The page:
Whether you believe in spirit / ghost box work for paranormal investigations or not, there’s no convincing me or the folks that were with me that the video presented here caught a very special event. Not only is the location an amazing establishment, but the people I was with that night made it all the better. Not to mention that we had at our disposal some of the most notable ITC devices built by some very talented and innovative people in the field. The sessions with the boxes built by Andre’s Ghost Boxes and made from the haunted wood from The Emmitt House to me are the most notable.
I doubt that anyone will completely change their minds on the credibility of ghost boxing solely from this video alone, and that’s not my intent. Nor do I claim the experiments conducted here to be scientific or controlled on any level. But I will say this — if you place scientific value upon your methodology during an investigation, when it only mimics what you’ve watched on TV, how come all your proof and evidence of the afterlife hasn’t landed you on the cover of Science News? In a nutshell, every approach we take as investigators is flawed for various reasons. But we all have experiences we can’t quantify or fully measure, and on a personal level that doesn’t discount that it happened, right? So, just because we cannot explain an experience we deem to possibly be paranormal to someone else because of not truly knowing how something may or may not work, that doesn’t mean it’s all just junk, right? It means it’s not explainable. Or might some call that paranormal? There are as many folks in the paranormal community who are quick to judge others and their investigative techniques as there are those of us who lack in the art of critical thinking towards ghost hunting in general and believe everything and anything is supernatural. So maybe just lighten up a bit? Have some fun you crazy hobbyist with your crazy hobby. Surely there is a happy medium in all this.
Speaking of happy mediums, did you see the ZoZo demon make a surprise appearance at the end of the video?
— Evel Ogilville
RANDOLPH COUNTY INFIRMARY
(Previously referred to also as Randolph County Poor Asylum/House/Home/Farm, County Home, Countryside Care Center)
• Tract of land purchased by county about 1851 to house a poor farm to care for those unable to work, including the mentally and physically disabled, single mothers, elderly and orphans. Dwelling existed on premises that served as facility for a time, then serving 13 inmates. Residents were to maintain the farm, though many unable to perform labor due to age or infirmity.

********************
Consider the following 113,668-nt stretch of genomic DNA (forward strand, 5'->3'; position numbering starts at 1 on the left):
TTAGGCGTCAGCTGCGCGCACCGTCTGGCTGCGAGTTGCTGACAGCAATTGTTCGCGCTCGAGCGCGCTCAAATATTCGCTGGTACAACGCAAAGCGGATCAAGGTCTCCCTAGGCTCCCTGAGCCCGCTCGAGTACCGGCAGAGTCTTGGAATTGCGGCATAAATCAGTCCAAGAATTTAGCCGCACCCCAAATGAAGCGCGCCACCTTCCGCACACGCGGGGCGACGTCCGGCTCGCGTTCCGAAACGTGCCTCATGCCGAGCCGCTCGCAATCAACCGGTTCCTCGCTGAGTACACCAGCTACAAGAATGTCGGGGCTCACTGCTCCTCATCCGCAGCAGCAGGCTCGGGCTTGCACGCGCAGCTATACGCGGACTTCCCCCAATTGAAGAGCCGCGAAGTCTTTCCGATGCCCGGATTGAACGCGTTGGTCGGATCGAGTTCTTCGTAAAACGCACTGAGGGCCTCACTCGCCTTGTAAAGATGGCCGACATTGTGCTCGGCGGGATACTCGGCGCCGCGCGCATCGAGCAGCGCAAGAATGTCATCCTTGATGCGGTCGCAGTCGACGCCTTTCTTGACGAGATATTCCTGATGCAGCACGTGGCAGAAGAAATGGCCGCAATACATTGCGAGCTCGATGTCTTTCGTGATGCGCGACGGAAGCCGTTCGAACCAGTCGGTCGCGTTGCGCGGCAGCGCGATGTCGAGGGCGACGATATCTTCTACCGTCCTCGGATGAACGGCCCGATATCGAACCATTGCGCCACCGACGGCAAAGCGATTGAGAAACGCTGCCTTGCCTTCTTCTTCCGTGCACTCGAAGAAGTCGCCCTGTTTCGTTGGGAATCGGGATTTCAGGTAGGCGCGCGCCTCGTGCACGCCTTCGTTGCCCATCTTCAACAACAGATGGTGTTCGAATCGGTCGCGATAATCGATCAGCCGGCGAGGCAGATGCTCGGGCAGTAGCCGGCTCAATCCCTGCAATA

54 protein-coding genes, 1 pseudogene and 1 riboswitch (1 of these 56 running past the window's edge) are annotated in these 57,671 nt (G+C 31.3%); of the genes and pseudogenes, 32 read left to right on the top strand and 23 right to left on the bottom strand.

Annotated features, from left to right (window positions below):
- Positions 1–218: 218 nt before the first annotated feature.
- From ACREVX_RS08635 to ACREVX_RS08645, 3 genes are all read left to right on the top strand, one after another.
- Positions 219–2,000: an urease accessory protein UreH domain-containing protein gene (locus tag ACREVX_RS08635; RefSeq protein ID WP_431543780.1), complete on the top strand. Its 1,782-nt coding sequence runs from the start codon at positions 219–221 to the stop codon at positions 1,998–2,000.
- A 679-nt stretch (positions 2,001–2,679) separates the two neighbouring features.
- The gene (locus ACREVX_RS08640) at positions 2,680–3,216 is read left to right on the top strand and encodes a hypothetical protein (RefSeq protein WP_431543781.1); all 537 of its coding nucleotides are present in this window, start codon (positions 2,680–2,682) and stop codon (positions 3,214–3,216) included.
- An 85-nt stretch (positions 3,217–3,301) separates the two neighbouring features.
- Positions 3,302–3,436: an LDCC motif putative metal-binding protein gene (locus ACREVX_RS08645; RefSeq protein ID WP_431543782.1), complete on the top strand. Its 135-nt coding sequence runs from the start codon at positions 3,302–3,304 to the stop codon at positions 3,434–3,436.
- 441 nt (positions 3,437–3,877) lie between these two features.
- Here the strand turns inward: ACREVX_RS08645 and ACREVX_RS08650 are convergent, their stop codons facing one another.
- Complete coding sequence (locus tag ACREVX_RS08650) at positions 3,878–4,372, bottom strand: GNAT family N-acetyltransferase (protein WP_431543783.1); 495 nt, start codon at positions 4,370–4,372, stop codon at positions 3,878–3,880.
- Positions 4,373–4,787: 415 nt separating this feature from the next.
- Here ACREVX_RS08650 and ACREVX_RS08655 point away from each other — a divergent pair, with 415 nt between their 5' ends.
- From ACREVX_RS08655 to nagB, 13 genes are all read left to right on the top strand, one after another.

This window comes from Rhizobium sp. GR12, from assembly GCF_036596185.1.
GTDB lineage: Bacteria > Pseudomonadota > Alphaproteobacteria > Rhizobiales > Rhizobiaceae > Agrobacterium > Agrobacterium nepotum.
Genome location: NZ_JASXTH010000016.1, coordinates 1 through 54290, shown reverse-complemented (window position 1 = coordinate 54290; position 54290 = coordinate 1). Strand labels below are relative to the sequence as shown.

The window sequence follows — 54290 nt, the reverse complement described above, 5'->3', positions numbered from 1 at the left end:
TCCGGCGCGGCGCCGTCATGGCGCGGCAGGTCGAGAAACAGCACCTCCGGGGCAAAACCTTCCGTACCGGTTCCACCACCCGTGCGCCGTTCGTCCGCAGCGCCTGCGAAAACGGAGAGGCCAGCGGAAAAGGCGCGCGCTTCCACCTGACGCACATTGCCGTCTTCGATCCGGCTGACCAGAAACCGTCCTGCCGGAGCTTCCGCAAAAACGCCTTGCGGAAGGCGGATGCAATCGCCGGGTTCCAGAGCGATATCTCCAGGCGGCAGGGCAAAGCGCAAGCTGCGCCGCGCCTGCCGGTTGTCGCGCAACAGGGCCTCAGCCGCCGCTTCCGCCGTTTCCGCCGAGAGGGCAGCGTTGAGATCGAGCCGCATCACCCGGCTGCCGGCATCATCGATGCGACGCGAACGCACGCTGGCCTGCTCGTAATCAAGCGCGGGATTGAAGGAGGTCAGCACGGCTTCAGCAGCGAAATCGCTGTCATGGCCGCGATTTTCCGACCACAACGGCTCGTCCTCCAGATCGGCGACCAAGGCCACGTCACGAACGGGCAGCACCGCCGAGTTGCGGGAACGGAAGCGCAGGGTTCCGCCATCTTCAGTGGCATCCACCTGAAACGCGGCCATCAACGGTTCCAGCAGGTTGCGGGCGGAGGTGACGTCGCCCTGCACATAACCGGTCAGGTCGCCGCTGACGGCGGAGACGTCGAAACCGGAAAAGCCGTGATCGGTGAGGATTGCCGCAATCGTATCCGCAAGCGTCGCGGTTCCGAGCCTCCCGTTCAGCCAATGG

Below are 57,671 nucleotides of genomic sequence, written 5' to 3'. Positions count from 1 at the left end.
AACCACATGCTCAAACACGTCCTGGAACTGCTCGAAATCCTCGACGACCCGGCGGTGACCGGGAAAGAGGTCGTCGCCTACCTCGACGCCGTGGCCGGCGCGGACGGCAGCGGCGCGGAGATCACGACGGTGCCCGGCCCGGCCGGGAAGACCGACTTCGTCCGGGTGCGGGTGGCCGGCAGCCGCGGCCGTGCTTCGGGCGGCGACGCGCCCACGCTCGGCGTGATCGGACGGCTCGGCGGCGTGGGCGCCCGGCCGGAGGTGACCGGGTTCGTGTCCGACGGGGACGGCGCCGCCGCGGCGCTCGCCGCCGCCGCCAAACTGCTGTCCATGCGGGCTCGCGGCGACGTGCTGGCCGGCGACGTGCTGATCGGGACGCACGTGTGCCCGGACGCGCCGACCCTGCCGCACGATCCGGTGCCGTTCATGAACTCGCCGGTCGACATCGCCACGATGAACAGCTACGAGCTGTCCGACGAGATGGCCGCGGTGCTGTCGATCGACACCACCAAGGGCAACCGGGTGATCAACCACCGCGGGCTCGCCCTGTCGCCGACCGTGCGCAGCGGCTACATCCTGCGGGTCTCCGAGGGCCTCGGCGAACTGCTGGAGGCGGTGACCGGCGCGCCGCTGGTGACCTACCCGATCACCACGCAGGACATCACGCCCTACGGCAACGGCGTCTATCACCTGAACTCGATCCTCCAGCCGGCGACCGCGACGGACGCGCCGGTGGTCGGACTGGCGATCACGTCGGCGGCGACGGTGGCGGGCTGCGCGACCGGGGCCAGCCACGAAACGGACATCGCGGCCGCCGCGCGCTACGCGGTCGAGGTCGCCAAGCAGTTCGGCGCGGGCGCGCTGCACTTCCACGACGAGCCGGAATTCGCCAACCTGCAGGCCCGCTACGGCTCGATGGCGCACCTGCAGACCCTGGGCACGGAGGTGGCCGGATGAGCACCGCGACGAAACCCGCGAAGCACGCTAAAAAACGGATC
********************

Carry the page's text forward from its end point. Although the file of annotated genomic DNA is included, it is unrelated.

• New wooden building constructed in 1853, housing 16 inmates.
• Destroyed by fire less than year later in January 1854.
• New two-story brick building constructed in 1855-56.
• Building eventually ordered demolished due to poor conditions, and new structure to be built to better accommodate growing patient population.
• New nearly 50,000-square-foot building (current structure) constructed in 1898-99. Housed six large wards, several private rooms, laundry, kitchen, separate dining rooms for women and men. Property included pump house, barn, hay barn, machine shed, garage or cell house, two garages, and chicken house on 350 acres. Cemetery also located on property, 230 yards northwest of the home.
• New ownership assumed from county in 1994; known as Countryside Care Center, housing 12 residents.
• Closed in 2008-2009, housing 5 residents before use as county storage facility.
• Current owners purchased from county in 2016 for reuse as paranormal attraction.
• Neff Cemetery (also called White-Kelley or Randolph County Infirmary Cemetery) located north of infirmary on hill in middle of pasture field. Cemetery for White and Kelley families.
• According to county historian, apparently practice to bury the residents on infirmary’s farm, though no way to determine actual number because records not kept until about 1900. Victims of infirmary fire also believed buried on grounds.
• At least 50 unmarked graves reported located on property. Proposal in 1938 by descendant of John Neff sought to erect a fence around several of the oldest Neff family gravesites. Historical Society reset as many headstones as could be found in 1985.
• Moses Devore, died at the infirmary near Winchester, 2 weeks ago. Buried in potter’s field. *See burial records below. (Union City Times, 1/17/1908)
o Aker, Lucinda, 1887
o Conway, daughter of C.M., 1853
o Johnson, J.N., Co. K, 36th Inf.
o Johnson, Mrs. Thomas (Peggy Neff), 1881
o Kelley, Charlotte L., 1855
o Kell(e?)y, Dennis, 1785-1849
o Kelly, Lebanthy (White)
o Kell(e?)y, Mary, 1866
o Kelly, Sarah M., 1853